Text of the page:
Updated: May 2, 2017 12:05:48 am
In any list of India’s more difficult bilateral relationships — other than those with Pakistan and China — Turkey will figure prominently. If turning Turkey around has long been a major diplomatic challenge for India, Prime Minister Narendra Modi has been eager to address it. No big breakthroughs were expected during Modi’s talks on Monday with the visiting Turkish President, Recep Tayyip Erdogan. The dialogue between the two leaders is hopefully the first step in the long road towards a more productive partnership.
There is no denying the many bonds between the two old Asian civilisations. After the Partition though, Pakistan seemed to inherit all of Turkey’s historic warmth for the Subcontinent. The Turkish establishment’s uncritical embrace of Pakistan has been unchanging, irrespective of who dominated Ankara — the secular army or the current Islamist leadership.
On global issues, India was non-aligned and Turkey, a member of the Western Cold War alliances. If Ankara was only a member of NATO, it may not have mattered much to Delhi. But Turkey was also part of a regional military bloc — the Baghdad Pact — that Great Britain stitched together in the early 1950s with Turkey, Iraq, Iran and Pakistan. On regional issues, Ankara tilted to Pakistan on the Kashmir question, and Delhi moved closer to Nicosia in Turkey’s dispute with Cyprus.
The friendship treaty with Turkey that Jawaharlal Nehru signed in 1951 underlined India’s hopes for building a lasting partnership in the post-colonial era. Translating those hopes into reality turned out to be a lot harder than any one could have imagined. It is not that there were no major Indian efforts after Nehru. Two strong prime ministers, Rajiv Gandhi and Atal Bihari Vajpayee, tried to end the stalemate in relations with Turkey, but did not succeed.
Why then is Modi embarking on an impossible venture with Turkey? The enormity of the diplomatic challenge was evident in the run-up to Erdogan’s visit. Even as he affirmed a strong desire for the improvement of ties with India, Erdogan was not giving anything away. In an interview to a TV channel, Erdogan called for a de-escalation of the Kashmir violence and urged India to embark on dialogue with Pakistan to resolve the long-standing dispute. He also affirmed that Turkey would like to see both India and Pakistan in the Nuclear Suppliers Group. Erdogan was making it clear that he would not dilute Turkey’s friendship with Pakistan in order to build a new partnership with India.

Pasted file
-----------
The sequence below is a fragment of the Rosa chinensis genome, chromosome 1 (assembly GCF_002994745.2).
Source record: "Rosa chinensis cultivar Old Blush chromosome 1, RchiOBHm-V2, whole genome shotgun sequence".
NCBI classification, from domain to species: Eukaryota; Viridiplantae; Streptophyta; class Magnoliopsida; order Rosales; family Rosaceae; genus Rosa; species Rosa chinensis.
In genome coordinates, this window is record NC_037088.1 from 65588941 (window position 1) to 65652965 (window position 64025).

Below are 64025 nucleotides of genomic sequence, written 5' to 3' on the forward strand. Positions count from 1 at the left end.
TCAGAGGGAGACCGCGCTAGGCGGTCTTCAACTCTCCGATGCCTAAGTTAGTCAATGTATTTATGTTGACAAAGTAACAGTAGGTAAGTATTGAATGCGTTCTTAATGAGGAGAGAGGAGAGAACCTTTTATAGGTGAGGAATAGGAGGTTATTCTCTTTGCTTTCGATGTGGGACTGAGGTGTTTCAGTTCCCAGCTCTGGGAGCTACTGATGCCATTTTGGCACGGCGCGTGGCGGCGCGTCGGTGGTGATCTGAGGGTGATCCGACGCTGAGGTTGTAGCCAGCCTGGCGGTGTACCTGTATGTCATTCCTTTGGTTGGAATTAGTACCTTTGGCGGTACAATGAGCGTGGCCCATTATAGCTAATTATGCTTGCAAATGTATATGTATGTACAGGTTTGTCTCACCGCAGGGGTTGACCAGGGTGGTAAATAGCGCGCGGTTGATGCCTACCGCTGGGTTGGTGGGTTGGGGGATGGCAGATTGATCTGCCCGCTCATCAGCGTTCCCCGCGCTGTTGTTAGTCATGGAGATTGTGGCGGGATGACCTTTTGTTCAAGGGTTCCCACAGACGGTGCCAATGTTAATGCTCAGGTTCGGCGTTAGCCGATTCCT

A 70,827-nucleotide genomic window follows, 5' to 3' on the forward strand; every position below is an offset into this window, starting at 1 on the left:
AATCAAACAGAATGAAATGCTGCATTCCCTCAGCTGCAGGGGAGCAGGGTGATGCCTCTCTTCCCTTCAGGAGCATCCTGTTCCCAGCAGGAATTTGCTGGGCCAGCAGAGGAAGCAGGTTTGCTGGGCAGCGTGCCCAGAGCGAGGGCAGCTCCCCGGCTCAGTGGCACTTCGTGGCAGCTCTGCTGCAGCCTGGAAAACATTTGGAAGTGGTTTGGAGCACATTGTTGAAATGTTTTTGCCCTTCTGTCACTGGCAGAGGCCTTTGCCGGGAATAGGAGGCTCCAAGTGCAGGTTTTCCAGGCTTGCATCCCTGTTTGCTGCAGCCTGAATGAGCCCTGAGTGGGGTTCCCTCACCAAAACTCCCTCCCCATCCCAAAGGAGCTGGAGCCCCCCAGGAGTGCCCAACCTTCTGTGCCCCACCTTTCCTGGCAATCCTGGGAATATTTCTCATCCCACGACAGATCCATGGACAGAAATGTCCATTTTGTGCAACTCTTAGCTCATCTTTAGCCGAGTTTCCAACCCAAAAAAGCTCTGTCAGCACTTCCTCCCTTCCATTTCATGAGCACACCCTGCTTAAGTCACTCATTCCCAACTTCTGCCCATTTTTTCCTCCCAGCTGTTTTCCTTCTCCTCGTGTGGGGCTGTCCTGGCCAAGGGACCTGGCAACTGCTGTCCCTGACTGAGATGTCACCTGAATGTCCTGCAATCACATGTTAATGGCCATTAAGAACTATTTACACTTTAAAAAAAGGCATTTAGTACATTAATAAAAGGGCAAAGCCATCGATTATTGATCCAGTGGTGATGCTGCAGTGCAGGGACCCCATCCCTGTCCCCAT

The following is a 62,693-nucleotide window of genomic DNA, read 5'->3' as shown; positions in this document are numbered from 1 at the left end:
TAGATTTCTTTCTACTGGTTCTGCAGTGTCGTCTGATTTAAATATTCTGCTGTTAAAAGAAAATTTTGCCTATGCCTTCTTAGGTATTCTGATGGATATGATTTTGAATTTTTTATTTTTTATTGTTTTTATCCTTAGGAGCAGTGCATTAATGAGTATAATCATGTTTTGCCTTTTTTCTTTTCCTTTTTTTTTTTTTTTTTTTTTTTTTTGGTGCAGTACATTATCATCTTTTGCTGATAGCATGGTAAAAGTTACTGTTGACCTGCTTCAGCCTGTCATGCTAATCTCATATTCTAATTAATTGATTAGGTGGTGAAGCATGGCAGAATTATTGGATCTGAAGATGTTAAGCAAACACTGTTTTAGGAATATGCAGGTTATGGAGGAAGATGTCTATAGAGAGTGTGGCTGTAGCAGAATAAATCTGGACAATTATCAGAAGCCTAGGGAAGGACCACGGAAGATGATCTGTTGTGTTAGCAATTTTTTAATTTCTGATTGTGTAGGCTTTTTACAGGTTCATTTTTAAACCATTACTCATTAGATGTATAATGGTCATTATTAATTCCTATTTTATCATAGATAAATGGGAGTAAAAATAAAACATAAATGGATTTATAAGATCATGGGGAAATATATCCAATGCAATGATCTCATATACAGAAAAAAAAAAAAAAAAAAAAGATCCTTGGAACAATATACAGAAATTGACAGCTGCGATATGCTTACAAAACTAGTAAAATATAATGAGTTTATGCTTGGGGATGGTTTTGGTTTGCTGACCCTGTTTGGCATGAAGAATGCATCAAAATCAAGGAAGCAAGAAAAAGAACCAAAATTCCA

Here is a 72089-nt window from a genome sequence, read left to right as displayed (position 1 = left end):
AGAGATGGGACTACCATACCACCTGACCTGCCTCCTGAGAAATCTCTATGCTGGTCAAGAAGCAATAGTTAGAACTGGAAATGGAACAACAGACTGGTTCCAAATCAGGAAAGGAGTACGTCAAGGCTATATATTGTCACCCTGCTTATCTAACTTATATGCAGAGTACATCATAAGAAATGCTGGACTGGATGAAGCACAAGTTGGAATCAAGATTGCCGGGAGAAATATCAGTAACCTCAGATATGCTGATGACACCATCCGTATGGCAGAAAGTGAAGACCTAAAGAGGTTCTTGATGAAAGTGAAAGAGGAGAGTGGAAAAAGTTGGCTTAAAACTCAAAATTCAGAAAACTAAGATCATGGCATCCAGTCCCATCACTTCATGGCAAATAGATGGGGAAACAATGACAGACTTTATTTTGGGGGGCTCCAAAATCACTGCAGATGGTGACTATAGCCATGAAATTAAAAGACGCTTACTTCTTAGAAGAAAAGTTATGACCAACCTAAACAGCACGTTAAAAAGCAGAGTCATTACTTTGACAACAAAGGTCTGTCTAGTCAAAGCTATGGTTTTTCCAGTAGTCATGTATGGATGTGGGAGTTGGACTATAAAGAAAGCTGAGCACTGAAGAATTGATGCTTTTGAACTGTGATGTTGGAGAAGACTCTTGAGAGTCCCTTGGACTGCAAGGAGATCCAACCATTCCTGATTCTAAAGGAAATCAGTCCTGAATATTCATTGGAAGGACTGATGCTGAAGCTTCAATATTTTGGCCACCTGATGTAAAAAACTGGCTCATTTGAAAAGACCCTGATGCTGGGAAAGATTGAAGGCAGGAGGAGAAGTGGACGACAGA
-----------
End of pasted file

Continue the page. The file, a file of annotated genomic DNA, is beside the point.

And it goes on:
On its part, Delhi seemed quite unfazed by differences with Erdogan on Pakistan. Unlike previous governments, Delhi was not going to be rattled by the predictable Turkish rhetoric on Kashmir. For Delhi knows that Turkey does not live in a glass house and has its own difficulties with ethnic separatism and inherited disputes with its neighbours — Cyprus and Armenia.
Just before Erdogan arrived in Delhi, India received the president of Cyprus, Nicos Anastasiades, and sent Vice President Hamid Ansari to Armenia. Delhi, however, is prepared to complement this hardball diplomacy with a genuine effort to expand areas of cooperation with Turkey, for example, in security and commerce.
Erdogan faced a coup last July in which more than 240 people died and over 1,500 others were injured. Erdogan had blamed the US-based cleric, Fethullah Gulen, for the failed coup. Erdogan’s highest political priority right now is to wipe out the Gulenists at home and abroad, including in India. Beyond the prospects for cooperation in countering terrorism and extremism, Erdogan is also eager to develop economic and trade ties with India.
As he deals with a messy neighbourhood in the Middle East, Erdogan has a desire to find new partners like India that can boost Turkey’s economic prospects and lend its foreign policy greater depth. For Modi, too, Turkey is an important regional player that must be factored into India’s current recalibration of its Middle East policy.
Turkey is not the only country that has had strong empathy for Pakistan’s position in its disputes with India. Many countries, including the US, UK, Saudi Arabia and the UAE, had tended to side with Pakistan in the past. Delhi’s patient engagement with these countries, however, has made them more sensitive over the years to India’s concerns. The essence of the strategy was to raise their economic and political stakes in India and make Pakistan less salient for the bilateral relationship with Delhi. Modi is trying something similar with Turkey.
Success is not assured in the near term, but Delhi is betting prospects will improve over the longer term. Underlying that bet are three key propositions: One, diplomacy is about making friends into allies, neutrals into friends, and adversaries into neutrals. Second, political will and adroit diplomacy can alter the perspectives of other nations on issues of vital interest to India. Third, as the interests of countries evolve, so will their positions over time.
The diplomatic trick for Delhi lies not in trying to prove the virtue of its positions, but in demonstrating the material benefits of a partnership with India.
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